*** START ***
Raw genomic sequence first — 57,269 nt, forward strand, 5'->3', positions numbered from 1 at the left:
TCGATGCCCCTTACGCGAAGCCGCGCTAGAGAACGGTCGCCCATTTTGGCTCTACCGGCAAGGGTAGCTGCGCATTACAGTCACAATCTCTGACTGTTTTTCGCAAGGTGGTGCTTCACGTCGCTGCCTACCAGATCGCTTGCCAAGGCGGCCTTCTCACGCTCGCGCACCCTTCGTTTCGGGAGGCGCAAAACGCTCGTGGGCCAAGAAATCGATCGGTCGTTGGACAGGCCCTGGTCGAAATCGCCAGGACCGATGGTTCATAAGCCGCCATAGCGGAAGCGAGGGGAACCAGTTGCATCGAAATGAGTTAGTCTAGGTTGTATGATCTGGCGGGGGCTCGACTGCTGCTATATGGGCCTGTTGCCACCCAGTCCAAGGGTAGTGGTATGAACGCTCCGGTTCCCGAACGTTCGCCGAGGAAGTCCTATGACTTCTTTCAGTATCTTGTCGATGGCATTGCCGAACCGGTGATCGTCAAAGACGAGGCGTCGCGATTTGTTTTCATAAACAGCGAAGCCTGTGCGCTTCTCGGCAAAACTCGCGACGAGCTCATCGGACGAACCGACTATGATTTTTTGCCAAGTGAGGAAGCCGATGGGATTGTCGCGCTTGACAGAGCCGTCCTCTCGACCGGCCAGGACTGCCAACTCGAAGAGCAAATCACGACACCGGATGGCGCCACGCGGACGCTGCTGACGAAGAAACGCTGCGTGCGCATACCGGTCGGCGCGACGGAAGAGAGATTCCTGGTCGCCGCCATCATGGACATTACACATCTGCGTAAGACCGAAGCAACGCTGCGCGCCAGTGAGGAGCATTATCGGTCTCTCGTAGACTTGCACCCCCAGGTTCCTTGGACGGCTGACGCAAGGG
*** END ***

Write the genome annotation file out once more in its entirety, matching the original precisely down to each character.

Raw genomic sequence first — 57,269 nt, forward strand, 5'->3', positions numbered from 1 at the left:
TCGATGCCCCTTACGCGAAGCCGCGCTAGAGAACGGTCGCCCATTTTGGCTCTACCGGCAAGGGTAGCTGCGCATTACAGTCACAATCTCTGACTGTTTTTCGCAAGGTGGTGCTTCACGTCGCTGCCTACCAGATCGCTTGCCAAGGCGGCCTTCTCACGCTCGCGCACCCTTCGTTTCGGGAGGCGCAAAACGCTCGTGGGCCAAGAAATCGATCGGTCGTTGGACAGGCCCTGGTCGAAATCGCCAGGACCGATGGTTCATAAGCCGCCATAGCGGAAGCGAGGGGAACCAGTTGCATCGAAATGAGTTAGTCTAGGTTGTATGATCTGGCGGGGGCTCGACTGCTGCTATATGGGCCTGTTGCCACCCAGTCCAAGGGTAGTGGTATGAACGCTCCGGTTCCCGAACGTTCGCCGAGGAAGTCCTATGACTTCTTTCAGTATCTTGTCGATGGCATTGCCGAACCGGTGATCGTCAAAGACGAGGCGTCGCGATTTGTTTTCATAAACAGCGAAGCCTGTGCGCTTCTCGGCAAAACTCGCGACGAGCTCATCGGACGAACCGACTATGATTTTTTGCCAAGTGAGGAAGCCGATGGGATTGTCGCGCTTGACAGAGCCGTCCTCTCGACCGGCCAGGACTGCCAACTCGAAGAGCAAATCACGACACCGGATGGCGCCACGCGGACGCTGCTGACGAAGAAACGCTGCGTGCGCATACCGGTCGGCGCGACGGAAGAGAGATTCCTGGTCGCCGCCATCATGGACATTACACATCTGCGTAAGACCGAAGCAACGCTGCGCGCCAGTGAGGAGCATTATCGGTCTCTCGTAGACTTGCACCCCCAGGTTCCTTGGACGGCTGACGCAAGGG